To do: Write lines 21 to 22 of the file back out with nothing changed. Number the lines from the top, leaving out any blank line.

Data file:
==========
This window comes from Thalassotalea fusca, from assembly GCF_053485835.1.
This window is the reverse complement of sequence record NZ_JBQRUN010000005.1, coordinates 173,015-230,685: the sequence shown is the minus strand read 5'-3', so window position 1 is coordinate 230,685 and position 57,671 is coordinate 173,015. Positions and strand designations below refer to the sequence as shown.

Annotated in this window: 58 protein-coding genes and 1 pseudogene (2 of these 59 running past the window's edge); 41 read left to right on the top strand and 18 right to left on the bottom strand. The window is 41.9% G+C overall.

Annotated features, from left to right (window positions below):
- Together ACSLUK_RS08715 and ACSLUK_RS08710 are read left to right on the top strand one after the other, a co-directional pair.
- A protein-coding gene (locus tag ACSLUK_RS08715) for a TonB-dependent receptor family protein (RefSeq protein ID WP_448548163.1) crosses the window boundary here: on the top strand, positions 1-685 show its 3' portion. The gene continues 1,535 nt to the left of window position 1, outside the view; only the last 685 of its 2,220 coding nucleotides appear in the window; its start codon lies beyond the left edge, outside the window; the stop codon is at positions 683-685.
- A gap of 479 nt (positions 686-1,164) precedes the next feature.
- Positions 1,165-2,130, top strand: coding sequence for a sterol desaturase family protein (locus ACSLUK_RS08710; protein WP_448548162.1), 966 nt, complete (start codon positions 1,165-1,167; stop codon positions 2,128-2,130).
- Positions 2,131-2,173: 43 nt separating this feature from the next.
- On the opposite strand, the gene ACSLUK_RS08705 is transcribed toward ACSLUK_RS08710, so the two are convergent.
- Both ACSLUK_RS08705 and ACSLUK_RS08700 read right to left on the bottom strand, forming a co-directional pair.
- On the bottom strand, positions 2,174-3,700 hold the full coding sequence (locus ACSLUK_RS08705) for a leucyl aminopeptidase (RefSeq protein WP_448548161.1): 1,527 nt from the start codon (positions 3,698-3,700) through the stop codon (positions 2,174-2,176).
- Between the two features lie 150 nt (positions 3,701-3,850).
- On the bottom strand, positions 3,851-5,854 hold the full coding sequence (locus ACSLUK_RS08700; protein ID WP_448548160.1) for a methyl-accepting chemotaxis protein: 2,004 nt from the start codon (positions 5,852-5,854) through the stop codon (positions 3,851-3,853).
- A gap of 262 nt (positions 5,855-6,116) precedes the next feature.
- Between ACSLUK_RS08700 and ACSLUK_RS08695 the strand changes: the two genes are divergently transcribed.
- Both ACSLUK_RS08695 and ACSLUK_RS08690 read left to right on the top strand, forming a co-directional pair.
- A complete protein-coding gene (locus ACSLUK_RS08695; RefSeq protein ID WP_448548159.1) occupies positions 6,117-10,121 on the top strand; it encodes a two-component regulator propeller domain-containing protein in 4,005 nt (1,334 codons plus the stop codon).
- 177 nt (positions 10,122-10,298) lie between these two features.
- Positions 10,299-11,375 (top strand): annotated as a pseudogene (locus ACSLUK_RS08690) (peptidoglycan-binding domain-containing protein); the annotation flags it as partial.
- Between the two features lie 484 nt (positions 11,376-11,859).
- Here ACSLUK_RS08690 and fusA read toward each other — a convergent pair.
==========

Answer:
- Between the two features lie 484 nt (positions 11,376-11,859).
- Here ACSLUK_RS08690 and fusA read toward each other — a convergent pair.